However, systemic effects of inhaled corticosteroids may occur, particularly at high doses prescribed for prolonged periods. These effects are much less likely to occur than with oral corticosteroids. Possible systemic effects include Cushing’s syndrome, Cushingoid features, adrenal suppression, growth retardation in children and adolescents, decrease in bone mineral density, cataract, glaucoma, blurred vision, and more rarely, a range of psychological or behavioural effects including psychomotor hyperactivity, sleep disorders, anxiety, depression or aggression (particularly in children). It is important, therefore, that the dose of inhaled corticosteroid is titrated to the lowest dose at which effective control of asthma is maintained.

It is recommended that the height of children receiving prolonged treatment with inhaled corticosteroids is regularly monitored. If growth is slowed, therapy should be reviewed with the aim of reducing the dose of inhaled corticosteroid, if possible, to the lowest dose at which effective control of asthma is maintained. In addition, consideration should be given to referring the patient to a paediatric respiratory specialist.

Prolonged treatment with high doses of inhaled corticosteroids, particularly higher than the recommended doses, may result in clinically significant adrenal suppression.

Additional systemic corticosteroid cover should be considered during periods of stress or elective surgery.

Patients who have received systemic steroids for long periods of time or at high doses, or both, need special care and subsequent management when being transferred to inhaled steroid therapy. Patients should have stable asthma before being given inhaled steroids in addition to the usual maintenance dose of systemic steroid. Withdrawal of systemic steroids should be gradual, starting about seven days after the introduction of Qvar Easi-Breathe therapy. For daily oral doses of prednisolone of 10mg or less, dose reduction in 1mg steps, at intervals of not less than one week is recommended. For patients on daily maintenance doses of oral prednisolone greater than 10mg, larger weekly reductions in the dose might be acceptable. The dose reduction scheme should be chosen to correlate with the magnitude of the maintenance systemic steroid dose.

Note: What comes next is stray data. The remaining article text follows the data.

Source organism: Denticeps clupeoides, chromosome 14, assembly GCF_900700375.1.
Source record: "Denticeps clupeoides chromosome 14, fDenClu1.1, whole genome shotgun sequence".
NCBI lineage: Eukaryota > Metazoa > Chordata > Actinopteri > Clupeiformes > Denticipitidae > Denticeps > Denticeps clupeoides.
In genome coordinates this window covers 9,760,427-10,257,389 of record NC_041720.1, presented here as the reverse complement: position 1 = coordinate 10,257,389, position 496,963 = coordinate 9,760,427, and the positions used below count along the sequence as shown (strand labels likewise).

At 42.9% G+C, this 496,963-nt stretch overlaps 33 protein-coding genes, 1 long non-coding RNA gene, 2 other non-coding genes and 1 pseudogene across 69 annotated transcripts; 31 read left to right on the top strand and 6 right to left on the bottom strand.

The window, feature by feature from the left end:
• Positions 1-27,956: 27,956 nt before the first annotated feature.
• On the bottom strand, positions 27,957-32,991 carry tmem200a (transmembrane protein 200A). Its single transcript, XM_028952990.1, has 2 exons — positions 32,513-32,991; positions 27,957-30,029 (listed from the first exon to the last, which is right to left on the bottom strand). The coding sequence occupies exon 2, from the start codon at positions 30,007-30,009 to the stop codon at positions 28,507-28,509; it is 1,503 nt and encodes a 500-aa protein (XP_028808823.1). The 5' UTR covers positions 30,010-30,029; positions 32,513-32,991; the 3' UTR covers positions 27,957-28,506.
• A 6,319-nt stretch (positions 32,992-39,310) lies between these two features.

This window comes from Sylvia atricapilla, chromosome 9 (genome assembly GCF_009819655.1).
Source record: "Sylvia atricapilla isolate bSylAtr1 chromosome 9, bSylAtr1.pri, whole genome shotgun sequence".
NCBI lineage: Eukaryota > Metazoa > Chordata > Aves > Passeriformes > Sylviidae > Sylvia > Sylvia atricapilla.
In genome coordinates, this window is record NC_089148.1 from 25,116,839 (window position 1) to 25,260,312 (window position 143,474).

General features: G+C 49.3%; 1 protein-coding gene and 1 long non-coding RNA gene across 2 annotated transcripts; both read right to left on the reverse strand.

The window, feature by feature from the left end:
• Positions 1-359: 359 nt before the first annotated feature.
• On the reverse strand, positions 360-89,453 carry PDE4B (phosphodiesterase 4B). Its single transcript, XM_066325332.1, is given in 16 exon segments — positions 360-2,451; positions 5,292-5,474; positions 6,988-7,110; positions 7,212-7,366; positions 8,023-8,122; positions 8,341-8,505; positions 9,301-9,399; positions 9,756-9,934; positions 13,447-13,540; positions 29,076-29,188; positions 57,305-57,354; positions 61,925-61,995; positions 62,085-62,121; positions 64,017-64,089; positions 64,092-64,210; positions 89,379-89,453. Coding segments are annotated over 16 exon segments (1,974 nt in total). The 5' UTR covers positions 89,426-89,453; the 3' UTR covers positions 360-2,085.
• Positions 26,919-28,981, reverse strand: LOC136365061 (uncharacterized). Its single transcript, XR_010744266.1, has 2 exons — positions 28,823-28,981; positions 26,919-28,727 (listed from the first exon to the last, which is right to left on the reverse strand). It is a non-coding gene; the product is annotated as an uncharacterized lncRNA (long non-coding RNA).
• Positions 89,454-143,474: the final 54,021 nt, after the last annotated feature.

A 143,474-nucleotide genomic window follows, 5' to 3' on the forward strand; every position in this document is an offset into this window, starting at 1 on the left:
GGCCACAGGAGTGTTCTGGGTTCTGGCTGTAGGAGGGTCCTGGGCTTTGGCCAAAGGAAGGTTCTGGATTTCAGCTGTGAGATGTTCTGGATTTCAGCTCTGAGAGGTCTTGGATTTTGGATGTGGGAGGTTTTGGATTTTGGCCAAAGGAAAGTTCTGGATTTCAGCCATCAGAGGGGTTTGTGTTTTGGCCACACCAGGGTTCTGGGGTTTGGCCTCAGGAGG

As recovery from impaired adrenocortical function, caused by prolonged systemic steroid therapy is slow, adrenocortical function should be monitored regularly.

Patients should be advised that they may feel unwell in a non-specific way during systemic steroid withdrawal despite maintenance of, or even improved respiratory function. Patients should be advised to persevere with their inhaled product and to continue withdrawal of systemic steroids, even if feeling unwell, unless there is evidence of HPA axis suppression.

Patients weaned off oral steroids whose adrenocortical function is impaired should carry a steroid warning card indicating that they may need supplementary systemic steroids during periods of stress, eg. worsening asthma attacks, chest infections, major intercurrent illness, surgery, trauma, etc.

Discontinuation of systemic steroids may also cause exacerbation of allergic diseases such as atopic eczema and rhinitis. These should be treated as required with topical therapy, including corticosteroids and/or antihistamines.

Like other corticosteroids, caution is necessary in patients with active or latent pulmonary tuberculosis.

Patients should be advised to seek medical attention for review of maintenance Qvar Easi-Breathe therapy if peak flow falls, symptoms worsen or if the short-acting bronchodilator becomes less effective and increased inhalations are required. This may indicate worsening asthma.

Most patients can be successfully transferred to inhaled steroids with maintenance of good respiratory function, but special care is necessary for the first few months after the transfer, until the hypothalamic-pituitary-adrenal (HPA) system has sufficiently recovered to enable the patient to cope with stressful emergencies such as trauma, surgery or serious infections. Patients should, therefore, carry a steroid warning card to indicate the possible need to re-instate systemic steroid therapy rapidly during periods of stress or where airways obstruction or mucus significantly compromises the inhaled route of administration. In addition, it may be advisable to provide such patients with a supply of corticosteroid tablets to use in these circumstances. The dose of inhaled steroids should be increased at this time and then gradually reduced to the maintenance level after the systemic steroid has been discontinued.